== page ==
Peter Wright's featured comment made me nod "How true". I go about my daily life NOT carrying a camera and always underestimating that which is right under my nose. "The grass is greener on the other side of the hill" I tell myself over and over. Which has me, more often than not, seeing something interesting and then hoping to return under equally interesting moments. It works but not all the time.

And then your comment Mike about, "and being there is not always easy or safe" seems to be truer with each passing day. My home of Northwest California is now notorious for its public lands being used by welled armed "growers" that make you think twice venturing alone onto remote roads or trails in anticipation of a pleasant day of photography.

Apropos access, you've linked to another article firewalled behind the NYTimes subscription. A pity - I was interested enough to try and have a look. One could almost suspect some kind of deal going on here - but I'm not that cynical. Am I? :-)
I do hope you can try to fight this temptation - many of us do not have, and are not likely to have, NYTimes subscriptions. Please, please limit links to those that everyone can see - it's frustrating when the link hits a dead end in this way, to say the least - especially when that's it for the day.

[Really? You were kept out? The way it's supposed to work is that when you follow a direct link it's supposed to let you in. Also, non-subscribers get 10 free articles a month, which allows most people who seldom visit the Times to see occasional articles. I'd promise to check into this, but given all I have to do I doubt I'll get around to it soon... --Mike]

I liked these shots, but I think they are better described as "from the inside," rather than just "access." "Bikeriders," "Tiny" and the Turnleys' "Maclellan Street" photos show a world to which a photographer from a conventional background (at least from one I can understand) have achieved access to an unusual culture, but at the end of the assignment, they move on. Well, Mary Ellen Mark definitely did stay in touch.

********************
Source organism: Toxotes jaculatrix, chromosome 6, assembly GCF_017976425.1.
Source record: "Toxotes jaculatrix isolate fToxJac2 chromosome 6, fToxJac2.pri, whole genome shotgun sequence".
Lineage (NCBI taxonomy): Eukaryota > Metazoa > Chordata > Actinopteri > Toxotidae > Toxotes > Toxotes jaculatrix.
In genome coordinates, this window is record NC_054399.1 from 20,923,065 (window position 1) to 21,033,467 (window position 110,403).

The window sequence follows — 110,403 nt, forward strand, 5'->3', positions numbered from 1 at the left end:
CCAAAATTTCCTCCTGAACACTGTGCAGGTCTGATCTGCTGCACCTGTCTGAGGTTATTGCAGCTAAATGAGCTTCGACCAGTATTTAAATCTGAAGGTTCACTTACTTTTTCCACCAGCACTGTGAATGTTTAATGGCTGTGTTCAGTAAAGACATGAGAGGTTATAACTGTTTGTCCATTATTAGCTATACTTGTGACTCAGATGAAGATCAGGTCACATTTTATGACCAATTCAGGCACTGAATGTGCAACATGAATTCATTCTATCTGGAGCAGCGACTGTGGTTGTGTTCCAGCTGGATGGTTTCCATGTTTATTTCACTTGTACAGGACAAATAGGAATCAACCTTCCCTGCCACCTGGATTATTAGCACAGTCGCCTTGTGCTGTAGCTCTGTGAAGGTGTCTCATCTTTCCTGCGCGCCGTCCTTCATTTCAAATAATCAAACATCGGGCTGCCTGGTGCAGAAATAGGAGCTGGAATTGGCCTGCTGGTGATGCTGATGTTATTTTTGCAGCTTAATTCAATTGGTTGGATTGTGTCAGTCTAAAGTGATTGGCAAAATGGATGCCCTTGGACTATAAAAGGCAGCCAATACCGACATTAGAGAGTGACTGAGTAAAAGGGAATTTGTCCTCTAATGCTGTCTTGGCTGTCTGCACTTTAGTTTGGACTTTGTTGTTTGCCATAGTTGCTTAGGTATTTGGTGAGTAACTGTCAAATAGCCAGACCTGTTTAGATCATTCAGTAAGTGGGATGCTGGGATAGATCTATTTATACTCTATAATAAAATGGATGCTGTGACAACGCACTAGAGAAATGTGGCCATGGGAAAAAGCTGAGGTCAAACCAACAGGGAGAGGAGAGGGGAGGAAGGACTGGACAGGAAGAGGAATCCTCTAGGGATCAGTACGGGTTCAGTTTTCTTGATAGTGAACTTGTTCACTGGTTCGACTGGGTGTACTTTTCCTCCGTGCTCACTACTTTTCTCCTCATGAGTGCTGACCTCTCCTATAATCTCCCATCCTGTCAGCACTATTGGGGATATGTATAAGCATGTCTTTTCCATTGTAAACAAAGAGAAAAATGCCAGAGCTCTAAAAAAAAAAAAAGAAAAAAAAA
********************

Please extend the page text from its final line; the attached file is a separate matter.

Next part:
I would count Larry Clark and Nan Goldin as full-fledged, continuing insiders, and Nico Young gets a membership card now as well. I wonder what he will be doing in a few years, when he is no long the accepted class photo-geek, perhaps one of many in this Instagram moment.

The link to NYT definitely gives free access to the article. I am in UK as I think commenter Andy Sheppard is.

I would count Larry Clark and Nan Goldin as full-fledged, continuing insiders, and Nico Young gets a membership card now as well. I wonder what he will be doing in a few years, when he is no long the accepted class photo-geek, perhaps one of many in this Instagram moment...!

Thanks You,

I have health issues that prohibit me from walking far - so if something isn't accessible by car or wheelchair, I'm out of luck.

I still travel and photograph avidly, but have been frustrated by the attitude on various well known online forums. When I've asked about accessible sites to photograph at a bunch of locations, I've inevitably been rubished by various people "oh, well, if you can't walk 20km there's no way you'll get a decent shot at [pick your national park, monument, region]"

They just don't seem to be able to see past their noses. Sometimes being restricted means you end up seeing places in a different and creative way.

I've won prizes and received compliments from far and wide including pros - so I must be doing something right, even from my wheels.

It's how you look at something, not necessarily where you are, that counts.

Obviously - as you know the system - that means I/anyone may well have bumped into the 10 article limit some time ago. When you follow the link and try to 'read more', the firewall pops up. Which means locked out without a subscription. Which means not free. As you are aware of the VERY short access period, you are aware people will be locked out.
Please, dear god, not the 'huh?' response again...

[Well, you know, you're the one who's made the decision not to subscribe and yet to bump up against your free article limit for the month. Why should you think you have a right to the NYT's content for free? In this case they located a new talent in a high school student and gave him an assignment. The project doubtless took a lot of time and effort on the part of at least several people. Yet you seem to be peeved because you're not able to access it without paying for it--even though they allow you to do that, so long as you don't overdo it.

I frankly think the Times is worth subscribing to for its photographic content alone, which is copious. Not for nothing have I been calling it "the World's Best Photography Magazine" for many years. I don't think there's a single other media outlet that does as much with photography, and that includes dedicated photography sites...except if your interest is mainly or exclusively centered on cameras and equipment, in which case there are indeed better sites.

So I'm just not very sympathetic. At some point you just have to live with your own decisions and not excoriate me for them. The last thing I mean is to be unfriendly, Andy, but c'mon now--I simply can't ensure that every last reader will always have a good experience with every last detail of every last thing I write about. --Mike]